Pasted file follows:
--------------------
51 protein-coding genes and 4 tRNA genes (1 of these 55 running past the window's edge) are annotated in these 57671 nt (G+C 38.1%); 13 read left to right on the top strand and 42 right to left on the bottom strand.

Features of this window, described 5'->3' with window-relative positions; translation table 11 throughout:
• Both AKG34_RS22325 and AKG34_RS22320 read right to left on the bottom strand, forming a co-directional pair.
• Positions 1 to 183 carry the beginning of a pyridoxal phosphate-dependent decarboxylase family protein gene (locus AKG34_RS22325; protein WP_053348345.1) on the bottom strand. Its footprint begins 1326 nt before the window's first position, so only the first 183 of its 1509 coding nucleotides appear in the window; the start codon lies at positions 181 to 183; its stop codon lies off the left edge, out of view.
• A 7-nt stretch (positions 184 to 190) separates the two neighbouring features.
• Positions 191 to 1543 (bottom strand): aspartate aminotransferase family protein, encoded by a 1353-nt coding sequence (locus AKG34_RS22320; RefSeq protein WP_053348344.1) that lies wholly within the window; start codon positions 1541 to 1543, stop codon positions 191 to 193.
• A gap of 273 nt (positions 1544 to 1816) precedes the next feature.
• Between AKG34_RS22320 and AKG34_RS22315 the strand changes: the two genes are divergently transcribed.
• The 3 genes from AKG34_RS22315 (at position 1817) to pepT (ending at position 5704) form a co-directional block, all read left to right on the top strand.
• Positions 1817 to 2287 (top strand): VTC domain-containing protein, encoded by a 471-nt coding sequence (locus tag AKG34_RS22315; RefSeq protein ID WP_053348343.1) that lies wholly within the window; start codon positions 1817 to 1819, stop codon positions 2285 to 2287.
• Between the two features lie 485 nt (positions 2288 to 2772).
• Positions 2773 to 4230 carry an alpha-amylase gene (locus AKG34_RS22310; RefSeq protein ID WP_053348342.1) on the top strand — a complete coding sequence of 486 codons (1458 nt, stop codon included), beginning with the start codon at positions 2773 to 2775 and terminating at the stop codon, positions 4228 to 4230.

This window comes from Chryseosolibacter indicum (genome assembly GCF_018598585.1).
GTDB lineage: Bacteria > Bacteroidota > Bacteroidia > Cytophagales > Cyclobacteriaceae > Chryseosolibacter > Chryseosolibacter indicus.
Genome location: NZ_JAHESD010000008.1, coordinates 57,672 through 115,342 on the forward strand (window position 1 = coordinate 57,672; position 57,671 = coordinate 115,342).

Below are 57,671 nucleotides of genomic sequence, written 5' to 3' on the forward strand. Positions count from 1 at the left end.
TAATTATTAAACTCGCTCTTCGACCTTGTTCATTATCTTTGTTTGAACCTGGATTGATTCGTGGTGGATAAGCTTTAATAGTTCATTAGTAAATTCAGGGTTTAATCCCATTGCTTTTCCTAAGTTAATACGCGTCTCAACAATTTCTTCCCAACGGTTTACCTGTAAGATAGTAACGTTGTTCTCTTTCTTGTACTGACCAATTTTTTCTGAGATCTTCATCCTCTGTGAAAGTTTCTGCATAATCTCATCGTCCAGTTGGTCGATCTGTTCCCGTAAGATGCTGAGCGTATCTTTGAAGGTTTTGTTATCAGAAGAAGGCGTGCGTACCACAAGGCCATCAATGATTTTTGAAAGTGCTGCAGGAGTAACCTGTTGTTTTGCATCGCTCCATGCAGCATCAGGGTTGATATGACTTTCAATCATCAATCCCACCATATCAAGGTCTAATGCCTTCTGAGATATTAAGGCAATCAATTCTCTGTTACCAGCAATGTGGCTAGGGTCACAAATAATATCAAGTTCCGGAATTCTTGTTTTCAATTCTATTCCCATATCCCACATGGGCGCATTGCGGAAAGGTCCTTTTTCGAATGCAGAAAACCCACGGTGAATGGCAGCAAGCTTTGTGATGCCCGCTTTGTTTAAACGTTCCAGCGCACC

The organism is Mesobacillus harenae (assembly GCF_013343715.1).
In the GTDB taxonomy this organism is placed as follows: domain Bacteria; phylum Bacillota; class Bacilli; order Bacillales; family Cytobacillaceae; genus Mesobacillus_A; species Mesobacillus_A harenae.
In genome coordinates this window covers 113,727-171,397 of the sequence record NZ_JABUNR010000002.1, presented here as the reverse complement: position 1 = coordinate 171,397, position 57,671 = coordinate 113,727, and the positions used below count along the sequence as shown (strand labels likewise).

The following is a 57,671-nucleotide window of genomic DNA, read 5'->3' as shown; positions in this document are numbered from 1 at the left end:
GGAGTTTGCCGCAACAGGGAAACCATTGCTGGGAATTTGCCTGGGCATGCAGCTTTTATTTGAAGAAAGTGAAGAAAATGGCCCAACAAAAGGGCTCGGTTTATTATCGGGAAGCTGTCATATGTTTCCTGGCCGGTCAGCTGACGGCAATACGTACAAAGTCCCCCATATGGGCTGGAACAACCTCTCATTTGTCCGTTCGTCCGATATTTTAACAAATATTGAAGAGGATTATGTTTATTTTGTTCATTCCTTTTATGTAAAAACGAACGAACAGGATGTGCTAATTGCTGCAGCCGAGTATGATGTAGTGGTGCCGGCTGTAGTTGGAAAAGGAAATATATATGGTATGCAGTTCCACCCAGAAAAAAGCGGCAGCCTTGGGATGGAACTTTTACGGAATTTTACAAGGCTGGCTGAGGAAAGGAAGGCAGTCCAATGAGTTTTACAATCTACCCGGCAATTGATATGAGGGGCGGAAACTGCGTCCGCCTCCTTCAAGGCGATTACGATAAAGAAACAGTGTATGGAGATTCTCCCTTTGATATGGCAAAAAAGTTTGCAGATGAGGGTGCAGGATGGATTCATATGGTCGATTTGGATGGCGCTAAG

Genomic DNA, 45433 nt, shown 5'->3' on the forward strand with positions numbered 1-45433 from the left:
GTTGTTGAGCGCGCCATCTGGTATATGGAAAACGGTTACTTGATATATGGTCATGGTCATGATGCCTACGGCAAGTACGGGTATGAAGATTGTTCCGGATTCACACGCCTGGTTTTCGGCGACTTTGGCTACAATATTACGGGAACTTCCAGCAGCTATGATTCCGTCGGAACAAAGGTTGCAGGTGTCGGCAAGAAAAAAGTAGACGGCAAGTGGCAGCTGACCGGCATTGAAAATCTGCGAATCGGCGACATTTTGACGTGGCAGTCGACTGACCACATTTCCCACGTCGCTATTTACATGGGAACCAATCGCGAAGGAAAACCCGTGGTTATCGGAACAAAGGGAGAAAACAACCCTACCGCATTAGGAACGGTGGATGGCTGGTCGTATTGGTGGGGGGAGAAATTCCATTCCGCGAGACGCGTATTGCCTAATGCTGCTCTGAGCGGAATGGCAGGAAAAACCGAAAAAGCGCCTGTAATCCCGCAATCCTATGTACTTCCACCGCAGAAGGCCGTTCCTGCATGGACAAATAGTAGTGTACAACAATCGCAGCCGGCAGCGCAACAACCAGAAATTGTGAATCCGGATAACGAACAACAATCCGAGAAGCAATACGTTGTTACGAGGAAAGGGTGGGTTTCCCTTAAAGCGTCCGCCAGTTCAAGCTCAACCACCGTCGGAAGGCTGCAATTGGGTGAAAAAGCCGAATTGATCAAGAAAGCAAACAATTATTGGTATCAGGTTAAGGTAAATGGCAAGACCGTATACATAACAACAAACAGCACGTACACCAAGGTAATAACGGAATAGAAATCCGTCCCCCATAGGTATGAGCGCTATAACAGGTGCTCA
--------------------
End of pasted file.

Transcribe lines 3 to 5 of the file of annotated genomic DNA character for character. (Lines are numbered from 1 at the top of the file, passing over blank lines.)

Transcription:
• Both AKG34_RS22325 and AKG34_RS22320 read right to left on the bottom strand, forming a co-directional pair.
• Positions 1 to 183 carry the beginning of a pyridoxal phosphate-dependent decarboxylase family protein gene (locus AKG34_RS22325; protein WP_053348345.1) on the bottom strand. Its footprint begins 1326 nt before the window's first position, so only the first 183 of its 1509 coding nucleotides appear in the window; the start codon lies at positions 181 to 183; its stop codon lies off the left edge, out of view.
• A 7-nt stretch (positions 184 to 190) separates the two neighbouring features.